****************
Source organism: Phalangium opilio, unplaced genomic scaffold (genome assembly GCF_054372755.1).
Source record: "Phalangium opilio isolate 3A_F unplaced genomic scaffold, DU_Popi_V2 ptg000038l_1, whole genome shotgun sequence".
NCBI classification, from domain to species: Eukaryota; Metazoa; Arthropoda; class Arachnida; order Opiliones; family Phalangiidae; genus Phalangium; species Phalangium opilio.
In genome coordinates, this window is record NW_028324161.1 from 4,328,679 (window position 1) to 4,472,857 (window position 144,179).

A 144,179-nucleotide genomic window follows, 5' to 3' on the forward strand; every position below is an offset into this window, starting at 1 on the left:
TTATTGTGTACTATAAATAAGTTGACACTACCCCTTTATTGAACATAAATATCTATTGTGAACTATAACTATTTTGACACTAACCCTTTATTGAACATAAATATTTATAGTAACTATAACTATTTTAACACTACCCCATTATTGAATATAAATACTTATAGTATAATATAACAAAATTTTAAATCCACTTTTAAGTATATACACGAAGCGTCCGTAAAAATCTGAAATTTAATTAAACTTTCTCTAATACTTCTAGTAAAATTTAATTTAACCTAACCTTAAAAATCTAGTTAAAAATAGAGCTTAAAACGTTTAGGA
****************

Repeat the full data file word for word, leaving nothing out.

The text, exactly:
Source organism: Phalangium opilio, unplaced genomic scaffold (genome assembly GCF_054372755.1).
Source record: "Phalangium opilio isolate 3A_F unplaced genomic scaffold, DU_Popi_V2 ptg000038l_1, whole genome shotgun sequence".
NCBI classification, from domain to species: Eukaryota; Metazoa; Arthropoda; class Arachnida; order Opiliones; family Phalangiidae; genus Phalangium; species Phalangium opilio.
In genome coordinates, this window is record NW_028324161.1 from 4,328,679 (window position 1) to 4,472,857 (window position 144,179).

A 144,179-nucleotide genomic window follows, 5' to 3' on the forward strand; every position below is an offset into this window, starting at 1 on the left:
TTATTGTGTACTATAAATAAGTTGACACTACCCCTTTATTGAACATAAATATCTATTGTGAACTATAACTATTTTGACACTAACCCTTTATTGAACATAAATATTTATAGTAACTATAACTATTTTAACACTACCCCATTATTGAATATAAATACTTATAGTATAATATAACAAAATTTTAAATCCACTTTTAAGTATATACACGAAGCGTCCGTAAAAATCTGAAATTTAATTAAACTTTCTCTAATACTTCTAGTAAAATTTAATTTAACCTAACCTTAAAAATCTAGTTAAAAATAGAGCTTAAAACGTTTAGGA